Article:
Just say, ‘Thanks’

Krista Benjamin is a former English teacher and a freelance writer.

Sitting at my classroom desk last December, I thumbed through a stack of field trip permission slips. As I checked off names on my list, I mentally reviewed what I had to do before the field trip: confirm the transportation, let the school kitchen workers know we’d be gone, remind students to bring a lunch, check out the emergency kit from the office and so on. Nicole’s permission slip snapped me back to the present. Next to her signature, Nicole’s mother had written, “Thank you.”

Those two words made my day. Reading them, I felt even more grateful than I would the following week when I opened Christmas packages of candles and sweets from my students. I put a great deal of time into arranging the field trip and preparing the children for it, and here was a mother who appreciated my efforts. Or maybe she appreciated my teaching Nicole all year long. Maybe she felt grateful that I became a teacher in the first place and so was here to arrange this trip. I read as much into those two simple words as I wanted to.

A few other times over the years, parents and students have thanked me. One mom had two children in my program, and whenever I spoke with her, she said, “Thank you for all you’re doing for my kids. Thanks for going the extra mile.” A few parents thanked me for putting on the annual Gifted and Talented Fair, an evening of displays and presentations that required months of preparation. One year, a dad I had met only once called just to thank me for teaching his son and to tell me how much the boy enjoyed my class.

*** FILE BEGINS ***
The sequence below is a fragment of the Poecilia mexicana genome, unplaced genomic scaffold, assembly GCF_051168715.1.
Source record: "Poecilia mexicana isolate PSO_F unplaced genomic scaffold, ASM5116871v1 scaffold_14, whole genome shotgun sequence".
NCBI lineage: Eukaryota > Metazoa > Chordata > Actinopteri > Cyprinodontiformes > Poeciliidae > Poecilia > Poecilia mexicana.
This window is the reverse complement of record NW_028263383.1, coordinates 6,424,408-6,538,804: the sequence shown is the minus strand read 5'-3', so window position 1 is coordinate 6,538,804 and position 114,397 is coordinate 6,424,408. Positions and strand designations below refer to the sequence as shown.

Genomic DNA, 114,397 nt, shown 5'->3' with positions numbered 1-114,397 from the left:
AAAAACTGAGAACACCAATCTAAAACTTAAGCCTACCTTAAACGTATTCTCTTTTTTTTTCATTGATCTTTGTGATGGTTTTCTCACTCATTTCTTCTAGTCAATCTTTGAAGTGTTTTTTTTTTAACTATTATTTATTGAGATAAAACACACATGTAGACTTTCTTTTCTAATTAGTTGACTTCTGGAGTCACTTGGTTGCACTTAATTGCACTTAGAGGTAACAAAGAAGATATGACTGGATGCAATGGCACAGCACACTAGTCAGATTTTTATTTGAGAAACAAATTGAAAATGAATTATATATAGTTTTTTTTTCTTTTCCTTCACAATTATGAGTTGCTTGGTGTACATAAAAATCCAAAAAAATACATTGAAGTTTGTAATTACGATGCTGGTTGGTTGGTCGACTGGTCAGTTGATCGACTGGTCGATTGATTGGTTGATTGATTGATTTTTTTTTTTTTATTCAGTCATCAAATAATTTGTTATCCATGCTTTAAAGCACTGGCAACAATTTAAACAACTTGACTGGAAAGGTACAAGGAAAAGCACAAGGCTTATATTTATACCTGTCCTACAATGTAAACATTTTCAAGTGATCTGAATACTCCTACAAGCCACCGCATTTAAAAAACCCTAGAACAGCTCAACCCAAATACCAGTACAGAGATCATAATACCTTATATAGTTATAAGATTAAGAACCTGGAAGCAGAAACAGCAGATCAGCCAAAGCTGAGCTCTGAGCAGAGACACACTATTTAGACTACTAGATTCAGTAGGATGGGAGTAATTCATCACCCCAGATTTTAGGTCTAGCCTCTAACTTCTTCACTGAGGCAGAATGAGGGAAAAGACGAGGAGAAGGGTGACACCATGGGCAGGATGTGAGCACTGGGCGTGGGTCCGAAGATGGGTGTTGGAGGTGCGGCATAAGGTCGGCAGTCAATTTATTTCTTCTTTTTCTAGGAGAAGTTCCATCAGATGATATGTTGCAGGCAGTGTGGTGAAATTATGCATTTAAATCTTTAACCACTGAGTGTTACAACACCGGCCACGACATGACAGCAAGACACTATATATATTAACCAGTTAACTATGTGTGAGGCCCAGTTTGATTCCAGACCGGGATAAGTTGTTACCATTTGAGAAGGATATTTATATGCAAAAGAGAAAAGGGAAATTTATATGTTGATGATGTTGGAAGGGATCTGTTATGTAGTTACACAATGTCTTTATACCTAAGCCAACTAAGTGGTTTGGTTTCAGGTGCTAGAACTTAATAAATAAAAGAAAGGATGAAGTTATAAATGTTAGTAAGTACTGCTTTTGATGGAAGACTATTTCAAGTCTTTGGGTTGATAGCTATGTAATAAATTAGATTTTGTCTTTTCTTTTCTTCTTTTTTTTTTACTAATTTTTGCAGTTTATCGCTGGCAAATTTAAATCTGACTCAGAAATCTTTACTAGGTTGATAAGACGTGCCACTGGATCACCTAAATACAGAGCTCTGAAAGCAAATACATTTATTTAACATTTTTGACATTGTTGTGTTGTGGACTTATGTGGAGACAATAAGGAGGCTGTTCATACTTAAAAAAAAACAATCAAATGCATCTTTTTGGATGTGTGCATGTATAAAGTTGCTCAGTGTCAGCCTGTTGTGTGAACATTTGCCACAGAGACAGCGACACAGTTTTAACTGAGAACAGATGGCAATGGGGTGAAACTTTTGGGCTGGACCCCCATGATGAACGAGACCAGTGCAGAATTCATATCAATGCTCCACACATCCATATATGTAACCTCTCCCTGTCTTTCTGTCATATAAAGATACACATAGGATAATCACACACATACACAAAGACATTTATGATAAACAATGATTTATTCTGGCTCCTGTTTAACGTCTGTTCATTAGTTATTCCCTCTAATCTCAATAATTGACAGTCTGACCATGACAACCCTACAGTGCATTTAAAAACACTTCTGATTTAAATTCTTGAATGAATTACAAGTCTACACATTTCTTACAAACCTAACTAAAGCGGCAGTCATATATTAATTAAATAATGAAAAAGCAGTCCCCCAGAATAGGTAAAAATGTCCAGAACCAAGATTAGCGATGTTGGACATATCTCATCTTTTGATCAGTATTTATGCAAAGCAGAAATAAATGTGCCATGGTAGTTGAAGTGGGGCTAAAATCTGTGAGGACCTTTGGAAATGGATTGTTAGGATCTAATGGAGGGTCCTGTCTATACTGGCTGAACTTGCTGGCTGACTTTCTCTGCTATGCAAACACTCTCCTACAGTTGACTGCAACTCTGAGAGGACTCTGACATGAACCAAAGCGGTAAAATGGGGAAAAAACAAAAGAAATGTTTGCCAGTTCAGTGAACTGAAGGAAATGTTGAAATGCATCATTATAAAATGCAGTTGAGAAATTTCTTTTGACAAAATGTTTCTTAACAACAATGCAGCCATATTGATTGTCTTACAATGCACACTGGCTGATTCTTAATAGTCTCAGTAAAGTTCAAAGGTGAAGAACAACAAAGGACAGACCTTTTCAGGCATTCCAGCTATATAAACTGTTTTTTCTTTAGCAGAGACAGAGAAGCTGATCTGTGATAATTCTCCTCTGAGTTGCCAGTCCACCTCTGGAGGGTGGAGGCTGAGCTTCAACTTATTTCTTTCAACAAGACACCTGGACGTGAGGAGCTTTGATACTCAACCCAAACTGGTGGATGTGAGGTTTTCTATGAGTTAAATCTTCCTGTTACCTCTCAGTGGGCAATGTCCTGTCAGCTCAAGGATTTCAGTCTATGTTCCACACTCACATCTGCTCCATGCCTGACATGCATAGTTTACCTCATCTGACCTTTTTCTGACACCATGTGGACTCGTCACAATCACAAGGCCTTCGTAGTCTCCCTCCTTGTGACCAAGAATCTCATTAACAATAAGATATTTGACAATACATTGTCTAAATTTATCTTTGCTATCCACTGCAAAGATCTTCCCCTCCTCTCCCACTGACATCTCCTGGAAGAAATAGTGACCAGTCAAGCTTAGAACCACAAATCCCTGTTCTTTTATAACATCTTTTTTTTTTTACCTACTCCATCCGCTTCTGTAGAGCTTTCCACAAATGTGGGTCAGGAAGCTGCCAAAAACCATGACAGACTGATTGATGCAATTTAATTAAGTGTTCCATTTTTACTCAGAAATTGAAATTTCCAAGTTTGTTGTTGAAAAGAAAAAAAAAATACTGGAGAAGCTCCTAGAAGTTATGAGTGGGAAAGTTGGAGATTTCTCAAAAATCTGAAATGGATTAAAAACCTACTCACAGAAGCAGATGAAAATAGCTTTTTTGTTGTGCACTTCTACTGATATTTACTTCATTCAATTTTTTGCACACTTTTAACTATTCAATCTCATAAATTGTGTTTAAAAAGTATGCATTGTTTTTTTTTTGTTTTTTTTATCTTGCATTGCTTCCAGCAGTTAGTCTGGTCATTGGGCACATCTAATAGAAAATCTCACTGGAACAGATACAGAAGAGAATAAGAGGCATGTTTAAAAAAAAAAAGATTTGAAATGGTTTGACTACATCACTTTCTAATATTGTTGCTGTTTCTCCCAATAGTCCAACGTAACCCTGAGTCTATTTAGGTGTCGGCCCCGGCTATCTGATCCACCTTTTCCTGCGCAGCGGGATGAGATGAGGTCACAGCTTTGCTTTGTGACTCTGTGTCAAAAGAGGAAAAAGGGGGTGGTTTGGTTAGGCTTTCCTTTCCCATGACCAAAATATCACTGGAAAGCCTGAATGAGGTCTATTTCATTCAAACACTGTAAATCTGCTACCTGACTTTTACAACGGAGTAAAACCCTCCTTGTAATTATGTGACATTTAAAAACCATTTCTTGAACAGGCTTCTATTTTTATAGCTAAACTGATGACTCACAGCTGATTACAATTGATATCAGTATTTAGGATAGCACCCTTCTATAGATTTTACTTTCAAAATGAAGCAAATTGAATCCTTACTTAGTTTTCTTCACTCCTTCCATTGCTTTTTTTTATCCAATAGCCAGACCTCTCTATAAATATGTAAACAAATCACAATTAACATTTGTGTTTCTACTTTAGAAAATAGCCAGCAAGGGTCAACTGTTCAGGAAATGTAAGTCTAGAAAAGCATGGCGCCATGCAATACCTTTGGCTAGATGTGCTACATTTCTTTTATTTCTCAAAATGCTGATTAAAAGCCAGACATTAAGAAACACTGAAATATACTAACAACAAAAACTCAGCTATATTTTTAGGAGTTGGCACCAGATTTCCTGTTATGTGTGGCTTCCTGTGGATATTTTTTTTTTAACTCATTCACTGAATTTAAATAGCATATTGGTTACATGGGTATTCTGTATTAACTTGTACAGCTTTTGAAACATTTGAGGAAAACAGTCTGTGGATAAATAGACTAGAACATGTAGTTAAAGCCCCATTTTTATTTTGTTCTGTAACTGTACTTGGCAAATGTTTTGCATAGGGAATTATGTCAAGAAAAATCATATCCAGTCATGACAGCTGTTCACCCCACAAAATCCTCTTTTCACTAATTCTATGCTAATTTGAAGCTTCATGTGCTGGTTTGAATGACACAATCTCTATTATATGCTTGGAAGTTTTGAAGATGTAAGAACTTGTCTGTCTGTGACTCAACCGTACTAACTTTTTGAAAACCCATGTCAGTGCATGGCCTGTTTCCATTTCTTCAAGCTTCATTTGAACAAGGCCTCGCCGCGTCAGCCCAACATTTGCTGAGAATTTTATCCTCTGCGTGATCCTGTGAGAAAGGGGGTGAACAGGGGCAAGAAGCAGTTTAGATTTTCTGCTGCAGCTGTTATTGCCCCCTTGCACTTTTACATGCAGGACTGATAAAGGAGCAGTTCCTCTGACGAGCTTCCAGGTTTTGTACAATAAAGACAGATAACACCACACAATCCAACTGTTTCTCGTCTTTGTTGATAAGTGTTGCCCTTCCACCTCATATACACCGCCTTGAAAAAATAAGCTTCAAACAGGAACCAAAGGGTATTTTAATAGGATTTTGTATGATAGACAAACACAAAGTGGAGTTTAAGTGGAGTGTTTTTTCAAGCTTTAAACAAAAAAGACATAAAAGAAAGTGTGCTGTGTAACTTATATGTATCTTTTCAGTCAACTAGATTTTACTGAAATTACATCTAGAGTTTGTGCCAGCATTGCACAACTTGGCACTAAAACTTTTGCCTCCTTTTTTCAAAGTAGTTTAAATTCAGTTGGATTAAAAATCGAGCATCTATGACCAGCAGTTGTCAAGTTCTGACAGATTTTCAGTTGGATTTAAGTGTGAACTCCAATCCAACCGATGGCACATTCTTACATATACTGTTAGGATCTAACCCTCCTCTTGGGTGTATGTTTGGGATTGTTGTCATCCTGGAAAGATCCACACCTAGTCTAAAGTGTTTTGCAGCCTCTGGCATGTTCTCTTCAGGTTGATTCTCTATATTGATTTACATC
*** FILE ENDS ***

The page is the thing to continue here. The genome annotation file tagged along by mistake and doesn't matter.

I could count the times I’ve heard “thank you” spoken aloud from parents and students fairly easily on my fingers and toes until Sarah enrolled in my program. She thanked me on her way out the door after every meeting of her fifth grade gifted and talented class. “Thank you, Ms. Benjamin.” This is what I heard when Sarah said thank you: Thank you for what you taught me today, thanks for the work you do, thank you for caring. I could tell from her tone of voice that she meant it.

The times I’ve heard “thank you” from students and parents have meant so much to me, I try to return the favor whenever I can. I say thank you to the dentist and the doctor, to the supermarket clerk, to the mail carrier, and especially, to my teachers in the continuing education classes I take. Thank you—it’s such a simple thing to say, and I know it goes a long way. Hearing “thank you” always reminded me of how much work I put into teaching and made it seem more worth the effort.

So this holiday season, if you want to give your child’s teacher a present, consider thanking him or her and encourage your child to do the same. Candles and sweets are nice, but a personal expression of thanks is a much more precious gift.